I’d Even Accept Help From the Mooch

Alan Zendell, August 19, 2019

That’s how bad it’s gotten. Short of the Devil, I’d accept help from anyone. But the Mooch?

Today, Anthony Scaramuchi, who served as Donald Trump’s Communications Director for eleven days, two summers ago, announced that he’s forming a coalition to undermine Trump’s bid for re-election. He told CNN and The Hill that he’s creating a team of former Trump Cabinet Officers who feel “exactly the same way I do.” It almost sounds like the theme of a reality TV show − Survivor: Politics 2020.

On one hand, I’m excited by the possibility this raises. I’ve believed from the moment Trump exploded onto the political scene in 2015 that people like him must lose in the end. You can only make so many enemies for so long before it comes back to haunt you. Combine that with Trump’s narcissism and you have a perfect storm for mutiny. Trump has impugned the integrity and the intelligence of a lot of powerful people over the last four years.

Given that, his fatal flaw could be likening the presidency to the business world, where having the most money often carries the day. Whenever Trump stabbed a business associate in the back, trashed a subcontractor, defrauded customers, or destroyed a city (viz: Atlantic City, NJ) he and his expensive lawyers went to court. Sometimes he won, but often he lost and paid millions in compensation or fines. Once the legal action was settled, he walked away from it and didn’t look back. But that was business; it’s different in politics.

Among Trump’s delusions is that he’s the smartest person in every room, and that he can defeat anyone one-on-one just by being shameless and intimidating. His worst misconception is believing that when he vanquishes someone in the political arena they just slink off into bushes like wounded animals. He may be about to learn how wrong he is.

Trump loves to flit from victim to victim and then forget them. But powerful politicians hold grudges that have half-lives longer than most radioactive isotopes. People like Mitch McConnell, who Trump savaged repeatedly in 2017, have memories like elephants. Once Republicans start showing some backbone and speaking out, you can be sure he’ll join right in tearing at Trump’s political carcass. But…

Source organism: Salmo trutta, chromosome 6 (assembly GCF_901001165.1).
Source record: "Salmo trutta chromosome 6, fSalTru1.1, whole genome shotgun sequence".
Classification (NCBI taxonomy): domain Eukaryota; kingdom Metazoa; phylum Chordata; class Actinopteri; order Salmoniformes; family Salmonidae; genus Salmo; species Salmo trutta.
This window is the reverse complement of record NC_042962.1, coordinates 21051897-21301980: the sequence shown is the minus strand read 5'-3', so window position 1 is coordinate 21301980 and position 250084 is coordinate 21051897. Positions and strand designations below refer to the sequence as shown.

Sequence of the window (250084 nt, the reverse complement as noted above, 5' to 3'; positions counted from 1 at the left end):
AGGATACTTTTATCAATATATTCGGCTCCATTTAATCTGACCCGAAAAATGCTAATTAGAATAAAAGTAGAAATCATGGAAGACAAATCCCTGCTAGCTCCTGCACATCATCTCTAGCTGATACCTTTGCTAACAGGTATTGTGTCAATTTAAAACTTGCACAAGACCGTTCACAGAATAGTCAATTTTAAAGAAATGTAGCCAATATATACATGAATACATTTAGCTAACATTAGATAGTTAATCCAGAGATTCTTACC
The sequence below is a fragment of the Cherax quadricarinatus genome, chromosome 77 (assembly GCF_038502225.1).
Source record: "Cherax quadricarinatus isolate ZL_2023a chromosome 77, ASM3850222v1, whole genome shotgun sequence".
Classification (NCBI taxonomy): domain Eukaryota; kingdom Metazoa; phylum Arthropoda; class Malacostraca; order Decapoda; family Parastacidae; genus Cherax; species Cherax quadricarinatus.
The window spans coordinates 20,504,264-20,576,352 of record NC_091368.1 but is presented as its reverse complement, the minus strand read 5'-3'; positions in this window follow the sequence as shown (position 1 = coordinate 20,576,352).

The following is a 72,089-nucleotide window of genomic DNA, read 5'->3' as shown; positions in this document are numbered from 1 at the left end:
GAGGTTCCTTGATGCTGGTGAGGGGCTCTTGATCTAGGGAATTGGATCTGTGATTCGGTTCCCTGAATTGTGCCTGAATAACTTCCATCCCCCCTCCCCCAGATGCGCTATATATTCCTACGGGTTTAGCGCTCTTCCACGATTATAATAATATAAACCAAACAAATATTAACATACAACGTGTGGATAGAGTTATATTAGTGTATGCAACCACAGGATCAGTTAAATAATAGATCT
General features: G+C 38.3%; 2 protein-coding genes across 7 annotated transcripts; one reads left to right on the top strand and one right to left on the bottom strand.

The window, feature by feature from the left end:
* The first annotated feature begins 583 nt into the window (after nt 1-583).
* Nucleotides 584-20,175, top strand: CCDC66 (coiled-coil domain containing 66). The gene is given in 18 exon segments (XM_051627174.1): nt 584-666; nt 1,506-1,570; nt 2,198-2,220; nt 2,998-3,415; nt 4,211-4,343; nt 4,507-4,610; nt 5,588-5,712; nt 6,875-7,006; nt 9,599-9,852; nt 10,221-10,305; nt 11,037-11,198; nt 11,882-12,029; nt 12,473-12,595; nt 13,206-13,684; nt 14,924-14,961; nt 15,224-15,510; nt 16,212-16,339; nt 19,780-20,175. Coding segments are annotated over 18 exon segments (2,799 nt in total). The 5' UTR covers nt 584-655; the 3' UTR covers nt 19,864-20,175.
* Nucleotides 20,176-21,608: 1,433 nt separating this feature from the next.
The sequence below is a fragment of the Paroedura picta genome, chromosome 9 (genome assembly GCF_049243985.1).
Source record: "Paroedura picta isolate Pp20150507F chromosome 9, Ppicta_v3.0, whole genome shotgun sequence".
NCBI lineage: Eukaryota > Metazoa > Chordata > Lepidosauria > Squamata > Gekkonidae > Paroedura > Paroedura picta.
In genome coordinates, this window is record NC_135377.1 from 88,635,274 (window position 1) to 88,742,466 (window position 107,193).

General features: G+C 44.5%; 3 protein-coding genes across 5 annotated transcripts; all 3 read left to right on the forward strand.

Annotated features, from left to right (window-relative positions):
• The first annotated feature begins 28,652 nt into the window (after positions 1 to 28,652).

There’s always a but, isn’t there. In this case it’s the Mooch himself. He and Trump are very similar in many ways. They’ve both made a lot of money in business. They both love being on television. They were both Democrats who supported Bill Clinton and then Hillary Clinton when she ran for the Senate.

After that, Scaramuchi and Trump had different political trajectories. Scaramuchi supported Barack Obama, but split with him over his attacks on Wall Street after the 2008 economic crisis. Scaramuchi became a Republican, but when Fox News convinced Trump to run for president on a platform built around nativism and a racist approach to immigration, the Mooch criticized him for it. Then, when Trump won, he joined the President’s transition team.

Why? Today, the Mooch told the Washington Post that “despite his warts … I thought he could be the reset button Washington needed to break through the partisan sclerosis. [But] the negatives of Trump’s demagoguery now clearly outweigh the positives of his leadership, and it is imperative that Americans unite to prevent him from serving another four years in office.”

One might argue that turning on the President after supporting him and serving, however briefly, in his administration is Trump-like behavior. Perhaps it is. After all, most of what we know about Anthony Scaramucci is the public persona he presents. I want to believe that there’s a real difference between them, however. It’s clear that everything Trump does is out of self-interest, but it’s hard to imagine how Scaramucci profits from this. I believe he’s sincere when he says he wants to be part of the solution to the Trump debacle.

He predicts that by mid-to-late Fall, he’ll have a consortium of former Cabinet members aligned to speak out about Trump’s instability and danger to the nation, though he declined to mention who they might be. Just imagine the impact former Secretary of State Rex Tillerson, National Security Advisor H. R. McMaster, Defense Secretary James Mattis, and Chief of Staff General John Kelly could have if they spoke out in unison against Trump’s re-election.

I’m thinking about that right now and there’s a big smile on my face.

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1 Response to I’d Even Accept Help From the Mooch

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